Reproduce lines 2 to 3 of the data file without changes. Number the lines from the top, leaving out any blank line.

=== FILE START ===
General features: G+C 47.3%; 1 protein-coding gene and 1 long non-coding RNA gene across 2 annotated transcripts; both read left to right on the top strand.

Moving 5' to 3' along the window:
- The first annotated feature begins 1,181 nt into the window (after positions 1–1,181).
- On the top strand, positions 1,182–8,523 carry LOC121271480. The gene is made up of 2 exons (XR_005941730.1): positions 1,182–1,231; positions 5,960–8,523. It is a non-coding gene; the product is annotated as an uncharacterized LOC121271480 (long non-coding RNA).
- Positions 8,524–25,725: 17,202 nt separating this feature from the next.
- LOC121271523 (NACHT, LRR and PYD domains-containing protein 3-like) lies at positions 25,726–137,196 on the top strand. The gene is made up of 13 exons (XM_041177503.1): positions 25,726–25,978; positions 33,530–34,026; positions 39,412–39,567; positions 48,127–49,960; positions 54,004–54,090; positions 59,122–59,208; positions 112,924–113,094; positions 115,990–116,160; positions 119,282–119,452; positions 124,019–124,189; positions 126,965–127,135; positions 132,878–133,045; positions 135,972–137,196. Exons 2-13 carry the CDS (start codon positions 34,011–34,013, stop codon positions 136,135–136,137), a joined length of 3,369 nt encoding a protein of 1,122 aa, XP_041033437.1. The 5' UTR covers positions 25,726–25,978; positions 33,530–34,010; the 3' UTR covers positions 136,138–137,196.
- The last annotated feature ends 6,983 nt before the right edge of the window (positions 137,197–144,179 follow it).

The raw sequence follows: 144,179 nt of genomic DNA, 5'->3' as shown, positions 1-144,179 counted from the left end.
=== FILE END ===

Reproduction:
Moving 5' to 3' along the window:
- The first annotated feature begins 1,181 nt into the window (after positions 1–1,181).